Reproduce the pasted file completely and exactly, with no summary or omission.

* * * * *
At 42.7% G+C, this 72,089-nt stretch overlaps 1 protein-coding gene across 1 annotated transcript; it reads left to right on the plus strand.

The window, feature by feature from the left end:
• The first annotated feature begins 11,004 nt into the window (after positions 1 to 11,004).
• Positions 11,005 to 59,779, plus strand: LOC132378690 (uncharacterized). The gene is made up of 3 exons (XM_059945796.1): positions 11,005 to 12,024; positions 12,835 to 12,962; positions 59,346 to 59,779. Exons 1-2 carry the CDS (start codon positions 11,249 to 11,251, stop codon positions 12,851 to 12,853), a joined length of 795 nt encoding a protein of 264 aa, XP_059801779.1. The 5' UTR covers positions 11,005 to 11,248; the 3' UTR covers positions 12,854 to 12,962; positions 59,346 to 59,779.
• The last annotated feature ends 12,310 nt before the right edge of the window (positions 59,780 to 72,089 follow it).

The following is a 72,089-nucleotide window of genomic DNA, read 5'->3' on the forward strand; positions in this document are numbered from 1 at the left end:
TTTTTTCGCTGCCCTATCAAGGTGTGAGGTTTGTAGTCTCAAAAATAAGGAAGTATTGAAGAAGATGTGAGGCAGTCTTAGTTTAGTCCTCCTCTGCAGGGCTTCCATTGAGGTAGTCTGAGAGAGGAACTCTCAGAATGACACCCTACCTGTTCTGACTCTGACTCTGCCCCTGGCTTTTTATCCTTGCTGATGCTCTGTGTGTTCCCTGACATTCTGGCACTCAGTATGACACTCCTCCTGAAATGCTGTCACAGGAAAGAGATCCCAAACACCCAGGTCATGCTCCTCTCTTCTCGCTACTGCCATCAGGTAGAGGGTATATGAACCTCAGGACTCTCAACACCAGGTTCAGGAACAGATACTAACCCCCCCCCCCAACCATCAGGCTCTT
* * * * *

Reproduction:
At 42.7% G+C, this 72,089-nt stretch overlaps 1 protein-coding gene across 1 annotated transcript; it reads left to right on the plus strand.

The window, feature by feature from the left end:
• The first annotated feature begins 11,004 nt into the window (after positions 1 to 11,004).
• Positions 11,005 to 59,779, plus strand: LOC132378690 (uncharacterized). The gene is made up of 3 exons (XM_059945796.1): positions 11,005 to 12,024; positions 12,835 to 12,962; positions 59,346 to 59,779. Exons 1-2 carry the CDS (start codon positions 11,249 to 11,251, stop codon positions 12,851 to 12,853), a joined length of 795 nt encoding a protein of 264 aa, XP_059801779.1. The 5' UTR covers positions 11,005 to 11,248; the 3' UTR covers positions 12,854 to 12,962; positions 59,346 to 59,779.
• The last annotated feature ends 12,310 nt before the right edge of the window (positions 59,780 to 72,089 follow it).

The following is a 72,089-nucleotide window of genomic DNA, read 5'->3' on the forward strand; positions in this document are numbered from 1 at the left end:
TTTTTTCGCTGCCCTATCAAGGTGTGAGGTTTGTAGTCTCAAAAATAAGGAAGTATTGAAGAAGATGTGAGGCAGTCTTAGTTTAGTCCTCCTCTGCAGGGCTTCCATTGAGGTAGTCTGAGAGAGGAACTCTCAGAATGACACCCTACCTGTTCTGACTCTGACTCTGCCCCTGGCTTTTTATCCTTGCTGATGCTCTGTGTGTTCCCTGACATTCTGGCACTCAGTATGACACTCCTCCTGAAATGCTGTCACAGGAAAGAGATCCCAAACACCCAGGTCATGCTCCTCTCTTCTCGCTACTGCCATCAGGTAGAGGGTATATGAACCTCAGGACTCTCAACACCAGGTTCAGGAACAGATACTAACCCCCCCCCCCAACCATCAGGCTCTT